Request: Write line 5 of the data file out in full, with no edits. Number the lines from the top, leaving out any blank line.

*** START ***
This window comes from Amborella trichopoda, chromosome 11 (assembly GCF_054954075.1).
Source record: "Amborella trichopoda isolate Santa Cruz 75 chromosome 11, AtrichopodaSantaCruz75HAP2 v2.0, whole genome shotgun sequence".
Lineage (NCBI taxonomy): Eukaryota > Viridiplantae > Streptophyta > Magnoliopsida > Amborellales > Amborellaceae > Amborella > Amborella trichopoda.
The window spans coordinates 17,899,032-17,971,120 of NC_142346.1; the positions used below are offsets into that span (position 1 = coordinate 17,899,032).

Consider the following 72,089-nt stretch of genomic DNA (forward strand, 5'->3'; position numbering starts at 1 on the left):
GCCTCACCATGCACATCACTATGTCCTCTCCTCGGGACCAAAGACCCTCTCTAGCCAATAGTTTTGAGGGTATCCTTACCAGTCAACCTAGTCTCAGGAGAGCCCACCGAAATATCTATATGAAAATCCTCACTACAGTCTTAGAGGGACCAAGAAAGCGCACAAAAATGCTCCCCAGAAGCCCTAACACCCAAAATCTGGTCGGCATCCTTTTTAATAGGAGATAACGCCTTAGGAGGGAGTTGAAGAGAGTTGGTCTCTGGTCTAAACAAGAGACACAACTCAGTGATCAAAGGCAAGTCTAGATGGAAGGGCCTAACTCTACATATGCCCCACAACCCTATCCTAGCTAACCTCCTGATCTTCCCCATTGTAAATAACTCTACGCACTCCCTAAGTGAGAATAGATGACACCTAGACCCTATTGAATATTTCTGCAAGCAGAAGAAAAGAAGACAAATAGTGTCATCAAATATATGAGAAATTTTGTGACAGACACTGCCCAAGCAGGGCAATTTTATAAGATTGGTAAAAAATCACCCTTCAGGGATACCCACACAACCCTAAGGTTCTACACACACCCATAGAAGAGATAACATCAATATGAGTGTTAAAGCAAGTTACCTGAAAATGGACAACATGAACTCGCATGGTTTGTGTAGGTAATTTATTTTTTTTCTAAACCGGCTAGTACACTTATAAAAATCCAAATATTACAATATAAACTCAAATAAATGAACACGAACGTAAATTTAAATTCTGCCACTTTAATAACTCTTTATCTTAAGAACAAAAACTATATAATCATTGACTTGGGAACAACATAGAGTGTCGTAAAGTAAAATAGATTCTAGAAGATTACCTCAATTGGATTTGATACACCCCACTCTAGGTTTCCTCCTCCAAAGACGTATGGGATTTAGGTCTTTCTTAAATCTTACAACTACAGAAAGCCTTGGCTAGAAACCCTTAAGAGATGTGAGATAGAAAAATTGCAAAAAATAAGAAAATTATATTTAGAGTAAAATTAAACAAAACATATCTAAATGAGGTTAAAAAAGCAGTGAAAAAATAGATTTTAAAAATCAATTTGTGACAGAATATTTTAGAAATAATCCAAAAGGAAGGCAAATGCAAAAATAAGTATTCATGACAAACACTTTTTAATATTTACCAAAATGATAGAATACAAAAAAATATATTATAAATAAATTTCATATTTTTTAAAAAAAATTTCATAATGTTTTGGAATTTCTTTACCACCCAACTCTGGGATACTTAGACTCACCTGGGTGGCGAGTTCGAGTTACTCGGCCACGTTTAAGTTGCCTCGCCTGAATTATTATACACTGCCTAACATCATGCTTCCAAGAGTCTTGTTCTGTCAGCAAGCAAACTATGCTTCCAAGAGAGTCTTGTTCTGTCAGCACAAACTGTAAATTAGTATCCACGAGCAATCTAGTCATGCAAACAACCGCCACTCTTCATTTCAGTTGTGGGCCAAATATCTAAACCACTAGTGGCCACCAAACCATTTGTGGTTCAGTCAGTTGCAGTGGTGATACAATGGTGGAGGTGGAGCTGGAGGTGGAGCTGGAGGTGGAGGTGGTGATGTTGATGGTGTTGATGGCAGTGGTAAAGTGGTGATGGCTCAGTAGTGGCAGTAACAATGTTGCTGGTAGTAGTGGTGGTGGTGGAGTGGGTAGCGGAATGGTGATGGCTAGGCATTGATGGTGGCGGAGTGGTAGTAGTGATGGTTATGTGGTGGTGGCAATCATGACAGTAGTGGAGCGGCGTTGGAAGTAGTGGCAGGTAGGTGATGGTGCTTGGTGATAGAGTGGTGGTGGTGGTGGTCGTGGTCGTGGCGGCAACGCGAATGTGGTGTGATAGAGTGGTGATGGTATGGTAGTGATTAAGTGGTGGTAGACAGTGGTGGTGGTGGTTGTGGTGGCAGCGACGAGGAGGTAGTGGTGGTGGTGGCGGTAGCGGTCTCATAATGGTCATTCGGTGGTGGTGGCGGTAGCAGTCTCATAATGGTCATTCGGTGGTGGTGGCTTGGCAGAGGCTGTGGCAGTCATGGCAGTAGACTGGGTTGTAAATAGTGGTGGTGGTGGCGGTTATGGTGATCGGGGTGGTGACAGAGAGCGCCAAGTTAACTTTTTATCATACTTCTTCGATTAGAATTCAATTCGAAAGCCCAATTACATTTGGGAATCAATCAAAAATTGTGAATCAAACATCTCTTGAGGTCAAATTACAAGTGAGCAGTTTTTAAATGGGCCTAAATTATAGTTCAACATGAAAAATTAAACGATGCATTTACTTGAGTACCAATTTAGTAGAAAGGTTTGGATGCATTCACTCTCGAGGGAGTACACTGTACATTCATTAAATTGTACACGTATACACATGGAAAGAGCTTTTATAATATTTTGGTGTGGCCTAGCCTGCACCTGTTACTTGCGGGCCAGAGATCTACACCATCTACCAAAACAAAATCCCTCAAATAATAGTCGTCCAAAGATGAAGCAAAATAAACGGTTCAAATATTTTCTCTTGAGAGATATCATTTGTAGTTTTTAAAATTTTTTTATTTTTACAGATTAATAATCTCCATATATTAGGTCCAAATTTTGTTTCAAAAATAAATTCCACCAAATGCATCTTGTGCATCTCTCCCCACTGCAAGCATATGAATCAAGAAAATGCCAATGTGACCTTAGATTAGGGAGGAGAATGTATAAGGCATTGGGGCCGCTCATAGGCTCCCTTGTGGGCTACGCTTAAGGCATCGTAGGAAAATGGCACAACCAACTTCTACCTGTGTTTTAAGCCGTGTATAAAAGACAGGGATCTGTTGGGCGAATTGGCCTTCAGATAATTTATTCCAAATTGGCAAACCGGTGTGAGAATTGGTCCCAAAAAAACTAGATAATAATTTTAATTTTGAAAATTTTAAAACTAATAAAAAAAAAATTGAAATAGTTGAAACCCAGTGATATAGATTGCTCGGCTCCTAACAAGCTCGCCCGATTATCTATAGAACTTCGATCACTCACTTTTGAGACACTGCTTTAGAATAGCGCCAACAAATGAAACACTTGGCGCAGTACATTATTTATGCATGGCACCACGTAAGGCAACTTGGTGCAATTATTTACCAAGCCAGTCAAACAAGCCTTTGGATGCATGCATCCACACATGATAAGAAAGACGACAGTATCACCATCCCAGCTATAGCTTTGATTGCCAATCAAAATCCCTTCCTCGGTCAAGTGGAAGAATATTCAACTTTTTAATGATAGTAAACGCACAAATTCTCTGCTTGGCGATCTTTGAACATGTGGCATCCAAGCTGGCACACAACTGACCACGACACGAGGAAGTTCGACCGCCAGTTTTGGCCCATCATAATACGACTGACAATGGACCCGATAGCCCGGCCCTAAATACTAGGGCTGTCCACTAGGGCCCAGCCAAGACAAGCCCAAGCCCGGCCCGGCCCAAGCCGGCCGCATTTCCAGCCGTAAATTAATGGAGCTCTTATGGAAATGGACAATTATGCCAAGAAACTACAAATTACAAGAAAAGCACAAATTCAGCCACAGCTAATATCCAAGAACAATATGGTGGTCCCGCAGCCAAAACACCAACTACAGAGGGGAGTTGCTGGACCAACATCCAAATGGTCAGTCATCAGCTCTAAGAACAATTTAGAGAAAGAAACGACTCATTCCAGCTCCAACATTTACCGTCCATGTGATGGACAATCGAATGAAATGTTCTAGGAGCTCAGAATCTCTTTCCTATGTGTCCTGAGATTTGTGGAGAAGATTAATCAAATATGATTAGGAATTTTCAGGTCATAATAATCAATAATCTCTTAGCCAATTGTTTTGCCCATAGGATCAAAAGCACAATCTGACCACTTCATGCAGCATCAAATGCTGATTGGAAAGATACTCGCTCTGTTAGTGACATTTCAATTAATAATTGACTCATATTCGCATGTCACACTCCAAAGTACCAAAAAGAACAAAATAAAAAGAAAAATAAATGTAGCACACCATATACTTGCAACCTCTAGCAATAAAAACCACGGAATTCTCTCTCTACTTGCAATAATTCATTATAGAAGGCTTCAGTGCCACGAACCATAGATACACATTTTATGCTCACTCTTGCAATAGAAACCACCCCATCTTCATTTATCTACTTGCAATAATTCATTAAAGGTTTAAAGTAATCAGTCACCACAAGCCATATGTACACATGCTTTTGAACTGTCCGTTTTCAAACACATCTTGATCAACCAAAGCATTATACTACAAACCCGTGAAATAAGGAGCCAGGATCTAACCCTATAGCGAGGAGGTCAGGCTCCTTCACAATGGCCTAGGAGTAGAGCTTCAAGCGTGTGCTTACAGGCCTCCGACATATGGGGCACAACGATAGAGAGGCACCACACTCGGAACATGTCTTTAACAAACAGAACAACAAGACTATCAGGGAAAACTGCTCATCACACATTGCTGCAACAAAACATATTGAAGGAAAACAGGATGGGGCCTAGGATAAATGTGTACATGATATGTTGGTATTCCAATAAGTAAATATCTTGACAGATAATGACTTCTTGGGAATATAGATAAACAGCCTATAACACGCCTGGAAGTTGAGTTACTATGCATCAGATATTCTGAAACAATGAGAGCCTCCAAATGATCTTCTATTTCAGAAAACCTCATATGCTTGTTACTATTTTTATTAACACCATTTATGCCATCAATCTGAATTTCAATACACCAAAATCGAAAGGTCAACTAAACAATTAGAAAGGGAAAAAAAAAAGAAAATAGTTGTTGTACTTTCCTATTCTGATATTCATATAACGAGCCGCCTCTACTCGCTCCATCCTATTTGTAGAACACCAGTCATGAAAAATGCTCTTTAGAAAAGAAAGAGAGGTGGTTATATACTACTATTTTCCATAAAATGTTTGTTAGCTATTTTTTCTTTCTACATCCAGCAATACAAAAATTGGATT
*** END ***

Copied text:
Consider the following 72,089-nt stretch of genomic DNA (forward strand, 5'->3'; position numbering starts at 1 on the left):